US economy

Stocks push higher as shutdown and trade talk fears ease

Tuesday 16.15 GMT

What you need to know

  • US stocks open higher as lawmakers strike preliminary funding deal
  • Global indices cautiously optimistic on trade war hopes
  • Michelin profit forecast energises European car stocks
  • Iron ore’s advance cools

Hot topic

US stocks rose on optimism over a tentative deal to avert another government shutdown, with the S&P 500 and Dow Jones Industrial Average gaining 0.8 per cent by mid-morning on Wall Street, while the Nasdaq advanced 1 per cent.

The gains come after Democrats and Republicans said late on Monday that they had struck a deal in principle that would keep the government open and avoid a shutdown on Friday. But Donald Trump, the US president, has yet to sign off on the agreement, which only provides less than a quarter of the $5.7bn he was seeking to build his border wall.

Attempts to strike a deal could be derailed by “a number of separate issues”, added Nick Marro, an analyst at the Economist Intelligence Unit, a research group. 

“Potential export controls targeting China, as well as possible moves to ban Chinese telecoms equipment from US networks, are also in the pipeline. Movement forward on these issues could torpedo the trade talks regardless of what happens before March,” Mr Marro said.

In Europe, there was reassuring guidance from Michelin, the tyremaker, which forecast a rise in profits for 2019, easing concern about the outlook for demand and drawing investors into the wider sector. Its shares rose almost 13 per cent, topping the Stoxx 600.

The Europe-wide index inched up 0.6 per cent, with the index tracking car and car parts makers adding 2.9 per cent after Michelin’s update. This eased wider fears about the impact of the trade war on the sector, helping offset a cut to profit forecasts from Nissan.

A cautiously optimistic mood helped global stocks stay positive, with the FTSE All-World index up 0.8 per cent, as investors remained on watch for firm signs of progress in the Sino-US trade talks.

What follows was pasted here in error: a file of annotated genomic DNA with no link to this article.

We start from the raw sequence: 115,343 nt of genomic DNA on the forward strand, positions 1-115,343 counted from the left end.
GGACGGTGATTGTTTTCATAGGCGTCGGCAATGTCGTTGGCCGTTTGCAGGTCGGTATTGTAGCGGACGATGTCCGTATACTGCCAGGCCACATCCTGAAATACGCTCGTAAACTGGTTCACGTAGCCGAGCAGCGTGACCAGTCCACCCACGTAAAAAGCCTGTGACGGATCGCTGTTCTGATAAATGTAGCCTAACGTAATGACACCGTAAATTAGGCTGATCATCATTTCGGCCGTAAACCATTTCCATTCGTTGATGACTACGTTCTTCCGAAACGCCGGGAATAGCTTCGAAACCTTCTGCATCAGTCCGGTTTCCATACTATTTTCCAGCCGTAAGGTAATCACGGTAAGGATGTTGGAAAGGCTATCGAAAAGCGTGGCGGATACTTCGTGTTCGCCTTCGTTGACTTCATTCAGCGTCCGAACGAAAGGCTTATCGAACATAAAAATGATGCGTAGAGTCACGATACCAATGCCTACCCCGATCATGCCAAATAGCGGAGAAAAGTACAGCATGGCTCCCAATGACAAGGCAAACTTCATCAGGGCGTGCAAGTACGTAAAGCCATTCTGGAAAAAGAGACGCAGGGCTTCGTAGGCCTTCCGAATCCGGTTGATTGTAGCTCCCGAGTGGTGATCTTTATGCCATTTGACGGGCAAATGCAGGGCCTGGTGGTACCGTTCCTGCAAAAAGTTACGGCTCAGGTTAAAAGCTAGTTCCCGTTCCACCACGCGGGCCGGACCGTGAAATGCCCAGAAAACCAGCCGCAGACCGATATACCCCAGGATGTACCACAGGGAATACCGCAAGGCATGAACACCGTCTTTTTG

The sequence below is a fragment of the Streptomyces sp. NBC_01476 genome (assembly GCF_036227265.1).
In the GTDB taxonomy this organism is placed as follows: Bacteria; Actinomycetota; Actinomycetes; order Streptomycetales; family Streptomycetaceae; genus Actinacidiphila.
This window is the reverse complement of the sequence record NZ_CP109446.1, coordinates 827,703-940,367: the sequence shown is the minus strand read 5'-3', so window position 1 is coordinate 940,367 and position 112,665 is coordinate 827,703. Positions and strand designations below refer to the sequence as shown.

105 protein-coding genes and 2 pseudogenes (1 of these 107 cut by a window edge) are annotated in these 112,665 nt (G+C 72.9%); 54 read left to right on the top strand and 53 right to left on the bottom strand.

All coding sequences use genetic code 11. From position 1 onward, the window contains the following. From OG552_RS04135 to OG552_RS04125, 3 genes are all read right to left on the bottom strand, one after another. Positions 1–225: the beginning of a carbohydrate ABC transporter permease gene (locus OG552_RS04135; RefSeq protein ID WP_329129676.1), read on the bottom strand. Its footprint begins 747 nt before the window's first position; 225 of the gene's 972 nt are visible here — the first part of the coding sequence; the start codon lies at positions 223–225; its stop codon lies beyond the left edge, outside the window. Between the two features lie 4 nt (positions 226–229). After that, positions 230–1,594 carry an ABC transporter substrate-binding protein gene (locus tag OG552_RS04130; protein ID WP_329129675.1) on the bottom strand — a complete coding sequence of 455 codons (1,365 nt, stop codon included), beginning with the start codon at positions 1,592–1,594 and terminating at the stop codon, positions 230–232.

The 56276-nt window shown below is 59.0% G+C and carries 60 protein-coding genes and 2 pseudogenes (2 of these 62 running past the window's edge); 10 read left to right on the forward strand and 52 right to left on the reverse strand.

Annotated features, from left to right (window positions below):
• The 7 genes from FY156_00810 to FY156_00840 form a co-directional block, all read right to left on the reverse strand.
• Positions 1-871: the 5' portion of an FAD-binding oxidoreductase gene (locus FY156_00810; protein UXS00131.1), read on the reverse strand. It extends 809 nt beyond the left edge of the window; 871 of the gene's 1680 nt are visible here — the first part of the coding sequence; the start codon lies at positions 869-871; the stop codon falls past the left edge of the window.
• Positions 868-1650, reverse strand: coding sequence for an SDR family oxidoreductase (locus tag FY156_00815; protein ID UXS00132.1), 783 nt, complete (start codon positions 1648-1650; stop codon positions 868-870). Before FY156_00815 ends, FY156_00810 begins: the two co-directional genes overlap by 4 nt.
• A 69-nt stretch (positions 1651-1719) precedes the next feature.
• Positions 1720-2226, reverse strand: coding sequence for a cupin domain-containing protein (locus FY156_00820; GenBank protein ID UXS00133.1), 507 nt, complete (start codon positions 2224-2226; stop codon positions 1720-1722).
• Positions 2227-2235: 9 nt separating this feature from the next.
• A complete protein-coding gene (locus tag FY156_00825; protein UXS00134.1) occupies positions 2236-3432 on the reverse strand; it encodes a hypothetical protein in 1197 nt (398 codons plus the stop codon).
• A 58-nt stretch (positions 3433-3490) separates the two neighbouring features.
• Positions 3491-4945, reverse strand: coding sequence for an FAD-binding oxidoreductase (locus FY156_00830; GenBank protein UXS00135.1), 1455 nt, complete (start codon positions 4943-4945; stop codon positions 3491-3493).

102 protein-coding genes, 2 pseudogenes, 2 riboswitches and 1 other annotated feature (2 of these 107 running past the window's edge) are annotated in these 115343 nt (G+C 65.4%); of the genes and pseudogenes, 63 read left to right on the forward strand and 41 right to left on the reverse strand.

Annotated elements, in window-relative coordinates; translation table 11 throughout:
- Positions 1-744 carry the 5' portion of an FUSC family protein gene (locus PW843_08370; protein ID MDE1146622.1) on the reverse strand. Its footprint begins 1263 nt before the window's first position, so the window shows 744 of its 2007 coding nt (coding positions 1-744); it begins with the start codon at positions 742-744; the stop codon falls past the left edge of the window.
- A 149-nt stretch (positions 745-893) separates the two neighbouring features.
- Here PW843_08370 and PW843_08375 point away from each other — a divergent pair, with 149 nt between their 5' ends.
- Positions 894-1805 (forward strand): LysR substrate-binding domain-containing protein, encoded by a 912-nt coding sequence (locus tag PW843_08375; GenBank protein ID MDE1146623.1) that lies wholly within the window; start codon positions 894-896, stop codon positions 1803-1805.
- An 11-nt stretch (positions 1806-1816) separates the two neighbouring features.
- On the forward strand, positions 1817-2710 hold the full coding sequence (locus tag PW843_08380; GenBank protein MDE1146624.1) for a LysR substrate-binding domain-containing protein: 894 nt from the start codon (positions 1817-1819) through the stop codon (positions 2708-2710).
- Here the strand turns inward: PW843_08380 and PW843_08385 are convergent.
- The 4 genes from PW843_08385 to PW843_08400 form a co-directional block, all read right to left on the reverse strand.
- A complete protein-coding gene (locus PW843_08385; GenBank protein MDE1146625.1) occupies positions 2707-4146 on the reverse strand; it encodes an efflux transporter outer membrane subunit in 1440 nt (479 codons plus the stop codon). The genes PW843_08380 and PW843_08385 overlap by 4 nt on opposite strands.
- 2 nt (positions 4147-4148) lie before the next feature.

US trade officials are meeting their Chinese counterparts in Beijing this week to try to resolve the trade dispute between the world’s two biggest economies before the end of the month — after which tariffs on about $200bn of Chinese exports to the US are set to increase from 10 per cent to 25 per cent. 


Frankfurt’s Xetra Dax 30 added 1.2 per cent, with London’s FTSE 100 steady, up just 0.05 per cent.

Hong Kong’s Hang Seng ticked up 0.1 per cent after an early dip, while in China the CSI 300 index of Shanghai- and Shenzhen-listed stocks climbed 0.7 per cent, recovering from an intraday slip.

Tokyo’s Topix gained 2.2 per cent, with industrials and other exporters encouraged by a weaker currency.


The dollar index was holding just under the 97 mark after climbing to its highest level since mid-December on Monday. 

In China the onshore renminbi, which is constrained by a trading band set daily by China’s central bank, was 0.27 per cent weaker at Rmb6.7726 per dollar after falling 0.7 per cent on Monday as trading resumed. The offshore renminbi was down 0.34 per cent at Rmb6.7761 per dollar.

Japan’s yen slipped further, by 0.2 per cent to ¥110.59 per dollar — its lowest level for the year. The pound was up 0.2 per cent at $1.2880. 


A rally for iron ore futures cooled in China amid re-emerging concerns about global economic growth, threatening to cut short an ascent that saw a nearly double-digit jump by prices on Monday.

Iron ore futures on the Dalian Commodity Exchange were 0.5 per cent weaker at Rmb648 ($95.50) a tonne, having surged to Rmb652 a day earlier as Chinese traders returned from their break to a market shaken by deepening supply disruptions from Brazil. 

London iron ore contracts also cooled, falling to $87.45 a tonne from $90.2 on Thursday.

Oil prices rose, with Brent crude climbing 2.1 per cent to $62.79 a barrel — a six-session high. West Texas Intermediate was up 1.5 per cent at $53.22 a barrel.

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